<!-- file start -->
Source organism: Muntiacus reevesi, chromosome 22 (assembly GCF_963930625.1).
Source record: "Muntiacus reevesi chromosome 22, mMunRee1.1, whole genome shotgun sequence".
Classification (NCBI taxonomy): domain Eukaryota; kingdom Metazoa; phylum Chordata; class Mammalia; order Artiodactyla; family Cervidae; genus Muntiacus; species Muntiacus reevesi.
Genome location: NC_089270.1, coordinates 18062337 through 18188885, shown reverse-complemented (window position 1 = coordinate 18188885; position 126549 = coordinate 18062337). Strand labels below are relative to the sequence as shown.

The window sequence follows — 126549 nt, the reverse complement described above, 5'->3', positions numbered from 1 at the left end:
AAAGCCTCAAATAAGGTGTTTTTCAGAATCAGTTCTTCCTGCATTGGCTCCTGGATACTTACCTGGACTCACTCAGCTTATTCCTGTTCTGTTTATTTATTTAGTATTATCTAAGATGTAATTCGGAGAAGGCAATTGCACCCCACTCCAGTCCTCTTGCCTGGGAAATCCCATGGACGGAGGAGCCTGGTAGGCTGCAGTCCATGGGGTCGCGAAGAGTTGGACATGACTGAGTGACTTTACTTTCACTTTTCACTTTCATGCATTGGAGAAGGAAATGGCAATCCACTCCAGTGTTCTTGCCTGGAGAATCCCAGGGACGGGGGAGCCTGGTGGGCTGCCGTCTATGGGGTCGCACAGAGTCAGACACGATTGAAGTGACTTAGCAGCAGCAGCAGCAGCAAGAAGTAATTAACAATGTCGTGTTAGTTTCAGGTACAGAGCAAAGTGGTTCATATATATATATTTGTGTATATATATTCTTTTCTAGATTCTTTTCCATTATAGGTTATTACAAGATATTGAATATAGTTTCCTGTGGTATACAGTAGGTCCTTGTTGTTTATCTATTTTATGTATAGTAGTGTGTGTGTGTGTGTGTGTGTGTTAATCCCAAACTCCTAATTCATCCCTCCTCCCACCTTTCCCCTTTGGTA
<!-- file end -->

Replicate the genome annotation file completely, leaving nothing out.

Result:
Source organism: Muntiacus reevesi, chromosome 22 (assembly GCF_963930625.1).
Source record: "Muntiacus reevesi chromosome 22, mMunRee1.1, whole genome shotgun sequence".
Classification (NCBI taxonomy): domain Eukaryota; kingdom Metazoa; phylum Chordata; class Mammalia; order Artiodactyla; family Cervidae; genus Muntiacus; species Muntiacus reevesi.
Genome location: NC_089270.1, coordinates 18062337 through 18188885, shown reverse-complemented (window position 1 = coordinate 18188885; position 126549 = coordinate 18062337). Strand labels below are relative to the sequence as shown.

The window sequence follows — 126549 nt, the reverse complement described above, 5'->3', positions numbered from 1 at the left end:
AAAGCCTCAAATAAGGTGTTTTTCAGAATCAGTTCTTCCTGCATTGGCTCCTGGATACTTACCTGGACTCACTCAGCTTATTCCTGTTCTGTTTATTTATTTAGTATTATCTAAGATGTAATTCGGAGAAGGCAATTGCACCCCACTCCAGTCCTCTTGCCTGGGAAATCCCATGGACGGAGGAGCCTGGTAGGCTGCAGTCCATGGGGTCGCGAAGAGTTGGACATGACTGAGTGACTTTACTTTCACTTTTCACTTTCATGCATTGGAGAAGGAAATGGCAATCCACTCCAGTGTTCTTGCCTGGAGAATCCCAGGGACGGGGGAGCCTGGTGGGCTGCCGTCTATGGGGTCGCACAGAGTCAGACACGATTGAAGTGACTTAGCAGCAGCAGCAGCAGCAAGAAGTAATTAACAATGTCGTGTTAGTTTCAGGTACAGAGCAAAGTGGTTCATATATATATATTTGTGTATATATATTCTTTTCTAGATTCTTTTCCATTATAGGTTATTACAAGATATTGAATATAGTTTCCTGTGGTATACAGTAGGTCCTTGTTGTTTATCTATTTTATGTATAGTAGTGTGTGTGTGTGTGTGTGTGTGTTAATCCCAAACTCCTAATTCATCCCTCCTCCCACCTTTCCCCTTTGGTA